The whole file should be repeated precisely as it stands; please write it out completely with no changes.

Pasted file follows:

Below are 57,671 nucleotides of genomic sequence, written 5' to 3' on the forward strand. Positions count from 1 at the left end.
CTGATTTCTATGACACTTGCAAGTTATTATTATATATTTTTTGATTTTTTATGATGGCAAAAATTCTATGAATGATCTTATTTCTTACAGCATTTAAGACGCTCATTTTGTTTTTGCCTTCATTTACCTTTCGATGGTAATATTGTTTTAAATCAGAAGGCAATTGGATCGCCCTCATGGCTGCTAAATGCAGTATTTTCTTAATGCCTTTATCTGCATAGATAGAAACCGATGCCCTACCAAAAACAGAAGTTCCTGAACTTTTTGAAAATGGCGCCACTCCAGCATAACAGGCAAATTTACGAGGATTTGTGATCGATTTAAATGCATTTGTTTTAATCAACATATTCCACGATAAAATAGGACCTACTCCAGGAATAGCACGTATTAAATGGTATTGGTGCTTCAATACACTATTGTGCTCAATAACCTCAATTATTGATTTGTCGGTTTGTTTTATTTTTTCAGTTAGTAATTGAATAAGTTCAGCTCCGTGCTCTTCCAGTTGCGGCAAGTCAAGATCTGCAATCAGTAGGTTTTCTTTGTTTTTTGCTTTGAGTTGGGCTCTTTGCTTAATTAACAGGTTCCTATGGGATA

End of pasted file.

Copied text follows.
Below are 57,671 nucleotides of genomic sequence, written 5' to 3' on the forward strand. Positions count from 1 at the left end.
CTGATTTCTATGACACTTGCAAGTTATTATTATATATTTTTTGATTTTTTATGATGGCAAAAATTCTATGAATGATCTTATTTCTTACAGCATTTAAGACGCTCATTTTGTTTTTGCCTTCATTTACCTTTCGATGGTAATATTGTTTTAAATCAGAAGGCAATTGGATCGCCCTCATGGCTGCTAAATGCAGTATTTTCTTAATGCCTTTATCTGCATAGATAGAAACCGATGCCCTACCAAAAACAGAAGTTCCTGAACTTTTTGAAAATGGCGCCACTCCAGCATAACAGGCAAATTTACGAGGATTTGTGATCGATTTAAATGCATTTGTTTTAATCAACATATTCCACGATAAAATAGGACCTACTCCAGGAATAGCACGTATTAAATGGTATTGGTGCTTCAATACACTATTGTGCTCAATAACCTCAATTATTGATTTGTCGGTTTGTTTTATTTTTTCAGTTAGTAATTGAATAAGTTCAGCTCCGTGCTCTTCCAGTTGCGGCAAGTCAAGATCTGCAATCAGTAGGTTTTCTTTGTTTTTTGCTTTGAGTTGGGCTCTTTGCTTAATTAACAGGTTCCTATGGGATA